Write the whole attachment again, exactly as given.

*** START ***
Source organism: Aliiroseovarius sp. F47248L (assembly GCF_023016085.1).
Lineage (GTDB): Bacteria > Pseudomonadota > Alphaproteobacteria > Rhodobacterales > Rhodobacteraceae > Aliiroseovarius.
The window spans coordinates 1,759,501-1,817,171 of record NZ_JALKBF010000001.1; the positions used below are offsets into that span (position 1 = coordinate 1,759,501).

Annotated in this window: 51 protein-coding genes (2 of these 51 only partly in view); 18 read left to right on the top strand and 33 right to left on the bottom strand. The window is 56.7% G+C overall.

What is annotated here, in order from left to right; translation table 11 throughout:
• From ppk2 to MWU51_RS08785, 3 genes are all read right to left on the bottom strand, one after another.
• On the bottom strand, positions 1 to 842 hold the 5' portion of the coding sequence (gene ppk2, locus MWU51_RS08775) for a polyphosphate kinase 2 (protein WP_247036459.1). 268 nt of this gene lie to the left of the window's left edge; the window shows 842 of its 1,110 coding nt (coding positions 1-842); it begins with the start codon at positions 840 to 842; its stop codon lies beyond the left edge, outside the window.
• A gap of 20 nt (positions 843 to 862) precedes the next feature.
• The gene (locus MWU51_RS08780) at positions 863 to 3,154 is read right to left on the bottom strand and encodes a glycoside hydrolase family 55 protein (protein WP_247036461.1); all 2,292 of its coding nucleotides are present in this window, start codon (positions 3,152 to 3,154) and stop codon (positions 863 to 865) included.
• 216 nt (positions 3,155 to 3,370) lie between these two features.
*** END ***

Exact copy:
Source organism: Aliiroseovarius sp. F47248L (assembly GCF_023016085.1).
Lineage (GTDB): Bacteria > Pseudomonadota > Alphaproteobacteria > Rhodobacterales > Rhodobacteraceae > Aliiroseovarius.
The window spans coordinates 1,759,501-1,817,171 of record NZ_JALKBF010000001.1; the positions used below are offsets into that span (position 1 = coordinate 1,759,501).

Annotated in this window: 51 protein-coding genes (2 of these 51 only partly in view); 18 read left to right on the top strand and 33 right to left on the bottom strand. The window is 56.7% G+C overall.

What is annotated here, in order from left to right; translation table 11 throughout:
• From ppk2 to MWU51_RS08785, 3 genes are all read right to left on the bottom strand, one after another.
• On the bottom strand, positions 1 to 842 hold the 5' portion of the coding sequence (gene ppk2, locus MWU51_RS08775) for a polyphosphate kinase 2 (protein WP_247036459.1). 268 nt of this gene lie to the left of the window's left edge; the window shows 842 of its 1,110 coding nt (coding positions 1-842); it begins with the start codon at positions 840 to 842; its stop codon lies beyond the left edge, outside the window.
• A gap of 20 nt (positions 843 to 862) precedes the next feature.
• The gene (locus MWU51_RS08780) at positions 863 to 3,154 is read right to left on the bottom strand and encodes a glycoside hydrolase family 55 protein (protein WP_247036461.1); all 2,292 of its coding nucleotides are present in this window, start codon (positions 3,152 to 3,154) and stop codon (positions 863 to 865) included.
• 216 nt (positions 3,155 to 3,370) lie between these two features.